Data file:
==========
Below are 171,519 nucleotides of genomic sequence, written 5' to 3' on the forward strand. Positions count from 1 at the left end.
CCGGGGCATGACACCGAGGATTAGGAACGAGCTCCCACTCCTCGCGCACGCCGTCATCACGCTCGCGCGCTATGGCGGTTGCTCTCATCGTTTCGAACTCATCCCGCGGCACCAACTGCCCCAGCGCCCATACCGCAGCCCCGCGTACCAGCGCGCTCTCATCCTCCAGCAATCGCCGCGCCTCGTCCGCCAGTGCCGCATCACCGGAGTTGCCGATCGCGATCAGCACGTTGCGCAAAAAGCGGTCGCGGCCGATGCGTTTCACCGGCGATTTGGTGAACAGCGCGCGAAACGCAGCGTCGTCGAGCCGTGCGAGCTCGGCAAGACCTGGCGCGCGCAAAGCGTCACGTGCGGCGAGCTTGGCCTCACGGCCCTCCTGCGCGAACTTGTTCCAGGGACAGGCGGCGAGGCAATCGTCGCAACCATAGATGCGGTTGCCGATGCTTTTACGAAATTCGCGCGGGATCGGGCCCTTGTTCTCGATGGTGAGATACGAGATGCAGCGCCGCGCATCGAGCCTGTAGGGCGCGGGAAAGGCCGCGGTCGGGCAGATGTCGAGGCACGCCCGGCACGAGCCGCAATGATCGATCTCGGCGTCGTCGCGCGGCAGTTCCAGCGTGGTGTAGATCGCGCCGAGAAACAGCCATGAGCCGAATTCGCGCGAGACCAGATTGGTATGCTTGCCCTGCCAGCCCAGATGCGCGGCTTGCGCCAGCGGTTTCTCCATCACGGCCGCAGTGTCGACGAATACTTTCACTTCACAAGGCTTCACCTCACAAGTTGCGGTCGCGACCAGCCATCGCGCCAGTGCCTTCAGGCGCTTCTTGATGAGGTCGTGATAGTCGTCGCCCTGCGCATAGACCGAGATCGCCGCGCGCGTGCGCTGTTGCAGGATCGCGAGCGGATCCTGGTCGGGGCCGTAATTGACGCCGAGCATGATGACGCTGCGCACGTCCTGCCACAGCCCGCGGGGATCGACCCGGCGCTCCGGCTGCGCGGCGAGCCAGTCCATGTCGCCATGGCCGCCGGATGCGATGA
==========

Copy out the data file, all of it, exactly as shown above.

Below are 171,519 nucleotides of genomic sequence, written 5' to 3' on the forward strand. Positions count from 1 at the left end.
CCGGGGCATGACACCGAGGATTAGGAACGAGCTCCCACTCCTCGCGCACGCCGTCATCACGCTCGCGCGCTATGGCGGTTGCTCTCATCGTTTCGAACTCATCCCGCGGCACCAACTGCCCCAGCGCCCATACCGCAGCCCCGCGTACCAGCGCGCTCTCATCCTCCAGCAATCGCCGCGCCTCGTCCGCCAGTGCCGCATCACCGGAGTTGCCGATCGCGATCAGCACGTTGCGCAAAAAGCGGTCGCGGCCGATGCGTTTCACCGGCGATTTGGTGAACAGCGCGCGAAACGCAGCGTCGTCGAGCCGTGCGAGCTCGGCAAGACCTGGCGCGCGCAAAGCGTCACGTGCGGCGAGCTTGGCCTCACGGCCCTCCTGCGCGAACTTGTTCCAGGGACAGGCGGCGAGGCAATCGTCGCAACCATAGATGCGGTTGCCGATGCTTTTACGAAATTCGCGCGGGATCGGGCCCTTGTTCTCGATGGTGAGATACGAGATGCAGCGCCGCGCATCGAGCCTGTAGGGCGCGGGAAAGGCCGCGGTCGGGCAGATGTCGAGGCACGCCCGGCACGAGCCGCAATGATCGATCTCGGCGTCGTCGCGCGGCAGTTCCAGCGTGGTGTAGATCGCGCCGAGAAACAGCCATGAGCCGAATTCGCGCGAGACCAGATTGGTATGCTTGCCCTGCCAGCCCAGATGCGCGGCTTGCGCCAGCGGTTTCTCCATCACGGCCGCAGTGTCGACGAATACTTTCACTTCACAAGGCTTCACCTCACAAGTTGCGGTCGCGACCAGCCATCGCGCCAGTGCCTTCAGGCGCTTCTTGATGAGGTCGTGATAGTCGTCGCCCTGCGCATAGACCGAGATCGCCGCGCGCGTGCGCTGTTGCAGGATCGCGAGCGGATCCTGGTCGGGGCCGTAATTGACGCCGAGCATGATGACGCTGCGCACGTCCTGCCACAGCCCGCGGGGATCGACCCGGCGCTCCGGCTGCGCGGCGAGCCAGTCCATGTCGCCATGGCCGCCGGATGCGATGA